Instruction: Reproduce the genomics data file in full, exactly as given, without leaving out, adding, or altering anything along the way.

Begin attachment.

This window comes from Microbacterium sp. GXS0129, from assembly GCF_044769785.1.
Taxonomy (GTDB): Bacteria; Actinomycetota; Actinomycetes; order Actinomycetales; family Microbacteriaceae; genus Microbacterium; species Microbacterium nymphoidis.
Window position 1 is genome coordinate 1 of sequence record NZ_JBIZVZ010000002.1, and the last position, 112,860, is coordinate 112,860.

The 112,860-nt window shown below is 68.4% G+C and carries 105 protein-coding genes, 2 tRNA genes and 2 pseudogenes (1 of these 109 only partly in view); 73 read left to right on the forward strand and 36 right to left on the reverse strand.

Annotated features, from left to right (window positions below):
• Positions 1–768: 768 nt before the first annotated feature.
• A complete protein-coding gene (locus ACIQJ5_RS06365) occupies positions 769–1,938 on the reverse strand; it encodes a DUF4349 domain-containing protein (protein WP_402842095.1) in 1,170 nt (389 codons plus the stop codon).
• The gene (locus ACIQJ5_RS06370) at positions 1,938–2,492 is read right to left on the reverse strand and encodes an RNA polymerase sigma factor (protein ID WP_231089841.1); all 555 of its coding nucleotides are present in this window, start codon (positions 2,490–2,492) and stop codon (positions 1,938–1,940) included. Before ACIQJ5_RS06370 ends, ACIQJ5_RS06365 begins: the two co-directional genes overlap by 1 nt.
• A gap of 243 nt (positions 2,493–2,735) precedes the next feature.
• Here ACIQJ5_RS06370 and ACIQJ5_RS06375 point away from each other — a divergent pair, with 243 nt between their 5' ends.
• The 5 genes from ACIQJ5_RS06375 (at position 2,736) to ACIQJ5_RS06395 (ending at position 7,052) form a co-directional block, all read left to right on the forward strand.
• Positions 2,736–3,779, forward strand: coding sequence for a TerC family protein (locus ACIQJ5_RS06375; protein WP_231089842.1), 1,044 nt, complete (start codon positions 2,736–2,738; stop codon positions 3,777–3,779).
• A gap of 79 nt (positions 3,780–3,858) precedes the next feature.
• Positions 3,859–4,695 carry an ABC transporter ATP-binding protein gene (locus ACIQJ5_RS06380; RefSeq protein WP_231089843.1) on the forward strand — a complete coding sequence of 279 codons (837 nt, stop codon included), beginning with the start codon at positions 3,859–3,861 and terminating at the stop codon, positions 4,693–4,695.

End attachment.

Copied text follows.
This window comes from Microbacterium sp. GXS0129, from assembly GCF_044769785.1.
Taxonomy (GTDB): Bacteria; Actinomycetota; Actinomycetes; order Actinomycetales; family Microbacteriaceae; genus Microbacterium; species Microbacterium nymphoidis.
Window position 1 is genome coordinate 1 of sequence record NZ_JBIZVZ010000002.1, and the last position, 112,860, is coordinate 112,860.

The 112,860-nt window shown below is 68.4% G+C and carries 105 protein-coding genes, 2 tRNA genes and 2 pseudogenes (1 of these 109 only partly in view); 73 read left to right on the forward strand and 36 right to left on the reverse strand.

Annotated features, from left to right (window positions below):
• Positions 1–768: 768 nt before the first annotated feature.
• A complete protein-coding gene (locus ACIQJ5_RS06365) occupies positions 769–1,938 on the reverse strand; it encodes a DUF4349 domain-containing protein (protein WP_402842095.1) in 1,170 nt (389 codons plus the stop codon).
• The gene (locus ACIQJ5_RS06370) at positions 1,938–2,492 is read right to left on the reverse strand and encodes an RNA polymerase sigma factor (protein ID WP_231089841.1); all 555 of its coding nucleotides are present in this window, start codon (positions 2,490–2,492) and stop codon (positions 1,938–1,940) included. Before ACIQJ5_RS06370 ends, ACIQJ5_RS06365 begins: the two co-directional genes overlap by 1 nt.
• A gap of 243 nt (positions 2,493–2,735) precedes the next feature.
• Here ACIQJ5_RS06370 and ACIQJ5_RS06375 point away from each other — a divergent pair, with 243 nt between their 5' ends.
• The 5 genes from ACIQJ5_RS06375 (at position 2,736) to ACIQJ5_RS06395 (ending at position 7,052) form a co-directional block, all read left to right on the forward strand.
• Positions 2,736–3,779, forward strand: coding sequence for a TerC family protein (locus ACIQJ5_RS06375; protein WP_231089842.1), 1,044 nt, complete (start codon positions 2,736–2,738; stop codon positions 3,777–3,779).
• A gap of 79 nt (positions 3,780–3,858) precedes the next feature.
• Positions 3,859–4,695 carry an ABC transporter ATP-binding protein gene (locus ACIQJ5_RS06380; RefSeq protein WP_231089843.1) on the forward strand — a complete coding sequence of 279 codons (837 nt, stop codon included), beginning with the start codon at positions 3,859–3,861 and terminating at the stop codon, positions 4,693–4,695.